Wednesday, February 22, 2017

"I've been angry, I've been sad, been disappointed. But I've never been ashamed, until now."

Victor Klemperer's grandfather was only 8 years old when he fled the pogroms in Russia and came to the United States all by himself.

Years later, the young Victor listened to his grandfather's stories about the pogroms and the concentration camps, and he was terrified that the same could happen to him, even though they lived in the United States, the world's greatest democracy.

He was eventually able to overcome this fear by reasoning that their home was only three hours from Canada.  They could always escape across the border to freedom in Canada.

Now the adult Victor works with the Sanctuary Movement, helping refugees resettle in the U.S.   But suddenly a new president and his supporters are demonizing refugees as dangerous, possibly terrorists.  This rhetoric coming from the highest office -- now coupled with stories of ICE deportation squads rounding up immigrants, handcuffing them, separating families to send the "illegals" back to where they came from -- makes it hard for refugees to feel safe, even those who have already passed "extreme vetting."  If this new president and his angry supporters don't want them here, how can they feel safe, given what they've been through?

And now there are stories in the news that some of them, out of fear, are trying to escape from the United Statesacross the border into Canada.  What a travesty that public opinion and deliberate misinformation have created a fear of deportation even among those who have passed all the vetting tests and have a right to be here.

Klemperer writes:  "I realize the old demons are back  This time they are not the product of an overwrought child's imagination.  This time they are walking among us.  They are working in plain sight.  They saturate our airwaves and news feeds.  They are not coy about their agenda. . . .  They are clear as a winter day and twice as cold.  This time is different and it's different in a very specific and disturbing way.  The difference between what I see now and what I imagined as a child is this:  I'm not scared.  I'm ashamed."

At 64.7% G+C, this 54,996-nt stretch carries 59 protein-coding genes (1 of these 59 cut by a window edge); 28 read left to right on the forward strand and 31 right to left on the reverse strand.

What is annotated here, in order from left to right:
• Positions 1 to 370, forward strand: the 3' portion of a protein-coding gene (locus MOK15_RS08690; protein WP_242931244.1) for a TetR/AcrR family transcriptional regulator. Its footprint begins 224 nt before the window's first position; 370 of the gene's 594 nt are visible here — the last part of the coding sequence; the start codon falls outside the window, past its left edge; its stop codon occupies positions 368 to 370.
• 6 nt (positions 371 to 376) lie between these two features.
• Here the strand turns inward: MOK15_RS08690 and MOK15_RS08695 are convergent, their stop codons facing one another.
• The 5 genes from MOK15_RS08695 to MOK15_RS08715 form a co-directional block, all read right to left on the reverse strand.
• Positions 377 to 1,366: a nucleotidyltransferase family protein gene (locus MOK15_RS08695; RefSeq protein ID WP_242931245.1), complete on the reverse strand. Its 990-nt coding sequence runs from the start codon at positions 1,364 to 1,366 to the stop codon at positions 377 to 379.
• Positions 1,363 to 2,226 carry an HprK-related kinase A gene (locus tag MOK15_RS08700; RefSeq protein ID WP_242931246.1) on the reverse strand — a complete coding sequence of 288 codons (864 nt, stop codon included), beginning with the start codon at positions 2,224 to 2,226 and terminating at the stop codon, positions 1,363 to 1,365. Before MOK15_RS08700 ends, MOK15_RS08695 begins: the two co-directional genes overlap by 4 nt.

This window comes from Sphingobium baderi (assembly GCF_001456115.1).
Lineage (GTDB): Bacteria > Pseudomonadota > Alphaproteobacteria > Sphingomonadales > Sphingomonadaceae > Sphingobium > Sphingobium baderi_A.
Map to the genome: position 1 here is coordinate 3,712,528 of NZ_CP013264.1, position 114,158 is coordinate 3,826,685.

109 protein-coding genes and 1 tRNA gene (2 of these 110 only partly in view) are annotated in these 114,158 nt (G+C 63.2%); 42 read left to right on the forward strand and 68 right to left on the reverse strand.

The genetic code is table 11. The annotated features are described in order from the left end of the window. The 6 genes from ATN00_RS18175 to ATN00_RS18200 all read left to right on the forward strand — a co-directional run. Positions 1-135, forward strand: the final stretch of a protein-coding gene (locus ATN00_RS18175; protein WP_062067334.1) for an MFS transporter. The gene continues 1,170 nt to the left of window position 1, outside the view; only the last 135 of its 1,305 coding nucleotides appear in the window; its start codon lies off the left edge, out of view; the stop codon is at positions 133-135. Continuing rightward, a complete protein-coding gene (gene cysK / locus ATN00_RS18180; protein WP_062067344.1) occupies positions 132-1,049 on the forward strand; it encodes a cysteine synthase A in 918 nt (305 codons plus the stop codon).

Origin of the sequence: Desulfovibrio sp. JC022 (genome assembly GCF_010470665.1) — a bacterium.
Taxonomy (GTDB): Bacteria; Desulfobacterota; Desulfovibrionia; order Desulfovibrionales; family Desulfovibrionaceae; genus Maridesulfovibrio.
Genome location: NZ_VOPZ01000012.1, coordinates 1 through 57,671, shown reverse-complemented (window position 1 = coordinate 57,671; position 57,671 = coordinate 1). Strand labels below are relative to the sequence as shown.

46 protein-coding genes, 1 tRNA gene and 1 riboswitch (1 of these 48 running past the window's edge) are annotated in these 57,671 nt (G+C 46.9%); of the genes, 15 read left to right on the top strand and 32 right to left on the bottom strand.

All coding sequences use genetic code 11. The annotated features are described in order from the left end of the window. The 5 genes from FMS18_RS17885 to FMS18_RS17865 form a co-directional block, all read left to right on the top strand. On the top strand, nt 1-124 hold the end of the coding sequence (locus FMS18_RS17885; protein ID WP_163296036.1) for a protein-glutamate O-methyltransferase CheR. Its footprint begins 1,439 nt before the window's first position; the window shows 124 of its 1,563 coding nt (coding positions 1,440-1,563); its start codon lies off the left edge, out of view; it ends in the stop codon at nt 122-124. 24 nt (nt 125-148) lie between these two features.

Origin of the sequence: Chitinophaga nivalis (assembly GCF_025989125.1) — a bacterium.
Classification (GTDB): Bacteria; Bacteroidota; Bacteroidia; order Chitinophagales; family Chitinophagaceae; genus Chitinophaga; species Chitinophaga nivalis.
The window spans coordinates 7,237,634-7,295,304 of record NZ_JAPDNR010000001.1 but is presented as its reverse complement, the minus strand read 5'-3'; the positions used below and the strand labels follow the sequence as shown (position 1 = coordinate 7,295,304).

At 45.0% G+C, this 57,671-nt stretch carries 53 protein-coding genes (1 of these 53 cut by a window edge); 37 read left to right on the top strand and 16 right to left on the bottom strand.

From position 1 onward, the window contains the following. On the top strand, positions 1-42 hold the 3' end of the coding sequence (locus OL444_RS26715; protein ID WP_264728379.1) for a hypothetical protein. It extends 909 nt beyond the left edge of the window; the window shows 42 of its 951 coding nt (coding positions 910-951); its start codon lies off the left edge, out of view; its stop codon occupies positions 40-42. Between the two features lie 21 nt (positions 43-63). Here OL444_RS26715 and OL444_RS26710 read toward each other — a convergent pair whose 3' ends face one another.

Klemperer continues:  "The stories of people risking their lives to escape over the U.S. border for freedom in Canada makes it painfully clear.  We are no longer claiming the mantle of "land of the free" or "the shining city on the hill" for the huddled masses yearning to breathe free.  I hate to say it, but I'm glad Grandpa didn't live to see this.  It would have broken his heart."

It's not clear to me whether those in the news stories trying to get over the Canadian border are actual refugees or whether they are undocumented immigrants who are being rounded up by the ICE deportation squads.   In truth, the conflation of those two groups in the misinformation chatter is making it all much worse.

My point is the changing perception of what our country stands for.  In a short span of time, Trump has changed that.

In contrast, many thanks to the compassionate people all over the country who are standing up for refugees who are here legally -- and also standing up for those who have lived here for years as law-abiding, hard-working contributors to our society, even if undocumented.  Let's figure out a humane immigration reform that does not divide families, while still keeping us safe.   Creating terror in young children -- for political gain -- is not the answer, Mr. Trump.


No comments:

Post a Comment